What about safety?
Safety is a Messer core value and integral to everything we do from project planning to service. Training is part of every new installation, and we train everyone at the plant in safety awareness and procedures, not just the operators.
What do you see as the trends and challenges in the industry today?
We find that each market has its own nuances. For example, aerospace and automotive sectors need lighter designs or more durable components or both. High-performance parts for defense or power generation often must withstand high torque, temperature extremes, or thermal cycling — and there is often little room for compromise. So, metal alloys and process quality must continually improve, and thermal processing is at the intersection of that challenge.
In applications such as robotics, there may also be high-performance requirements for parts such as gears. In other cases, complex designs or specialized components such as medical devices may require shorter runs or shorter design-to-manufacture cycles. Powder metals and additive manufacturing are playing a growing role in these applications. That, in turn, is fueling the need for tighter control in forming and post-treatment operations.
At Messer, we can help processors address such challenges and succeed, often with innovative solutions.
Can you summarize some processes where Messer has particular expertise?
This is not a comprehensive list, but here are a few areas where we offer specialized technologies and process expertise:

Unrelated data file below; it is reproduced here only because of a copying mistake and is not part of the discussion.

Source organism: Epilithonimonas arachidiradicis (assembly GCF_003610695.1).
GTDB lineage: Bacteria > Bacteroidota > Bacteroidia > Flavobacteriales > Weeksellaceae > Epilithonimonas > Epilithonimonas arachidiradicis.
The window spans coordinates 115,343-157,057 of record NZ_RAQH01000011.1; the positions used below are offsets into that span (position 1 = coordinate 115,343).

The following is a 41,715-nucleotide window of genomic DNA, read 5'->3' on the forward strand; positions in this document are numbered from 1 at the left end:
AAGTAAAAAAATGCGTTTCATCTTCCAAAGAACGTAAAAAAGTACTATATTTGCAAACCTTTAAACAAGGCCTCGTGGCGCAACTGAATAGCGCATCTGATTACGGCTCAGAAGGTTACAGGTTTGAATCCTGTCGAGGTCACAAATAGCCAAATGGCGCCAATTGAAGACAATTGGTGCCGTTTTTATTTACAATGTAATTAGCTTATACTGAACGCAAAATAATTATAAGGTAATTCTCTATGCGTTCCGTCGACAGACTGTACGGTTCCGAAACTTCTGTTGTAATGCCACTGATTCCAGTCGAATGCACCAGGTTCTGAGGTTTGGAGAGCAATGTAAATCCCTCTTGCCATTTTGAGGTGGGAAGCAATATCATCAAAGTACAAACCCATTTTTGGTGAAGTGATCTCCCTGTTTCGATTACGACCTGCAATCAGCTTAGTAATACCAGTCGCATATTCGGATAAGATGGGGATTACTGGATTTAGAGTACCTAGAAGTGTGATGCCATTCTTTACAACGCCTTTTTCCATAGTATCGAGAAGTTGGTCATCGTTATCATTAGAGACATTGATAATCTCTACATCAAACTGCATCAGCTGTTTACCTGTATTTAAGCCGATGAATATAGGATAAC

Furnace Efficiency & Convection: Most types of heat-treatment furnaces — from roller hearth to pit — can benefit from improved convection, but fans are a perennial source of downtime. Fans take a beating and demand regular repair and replacement. We take a different approach — high-speed gas injection (HSGI) technology. Messer HSGI uses high-velocity injections of inert gas through proprietary injectors to improve circulation and gas interaction with parts and to promote heat-transfer efficiency, which, in the end, enhances quality and productivity.
Oxyfuel Combustion: We offer customized oxyfuel and air-oxyfuel burners in all sizes and solutions for pre-heating steel for reheat furnaces for rolling mills and forges. We also offer proprietary oxyfuel technology for remelting aluminum, which greatly improves radiant heating with lower NOX — effectively improving furnace productivity and for meeting tightening state and local environmental requirements. Our new systems give secondary processors more flexibility to adapt to variations in scrap supply or changing market conditions. Globally, Messer has installed more burners and solutions in recent years than many of our competitors in Europe.
Additive Manufacturing (AM): We offer a suite of AM gas technologies to help processors move from prototype to full-scale additive manufacturing of powder-metal parts. This includes the Messer ASURE3D™ atmosphere control system, which precisely monitors variables in the print chamber and ensures proper gas flows to achieve consistent results for high-performance parts. We also offer technology for hot isostatic pressing (HIP) and a range of post-processing operations.
Sintering: To remain competitive and reduce costs in producing sintered parts, heat treaters must closely manage part carbon-content for consistent results. We offer consulting services to identify and resolve many types of issues. But upgrading to the Messer sintering atmosphere control system takes the process to a new level of quality with real-time monitoring and dynamic control of the furnace atmosphere.
Sub-zero Treatments: Cryogenic hardening, typically with liquid nitrogen, goes well beyond quenching in transforming higher-alloy steels from austenite to martensite.Messer sub-zero treatment cabinets can tightly control the process for consistent results. This is especially important for tool steels and high-carbon and high-chromium steels in applications that demand superior wear resistance and extended component life.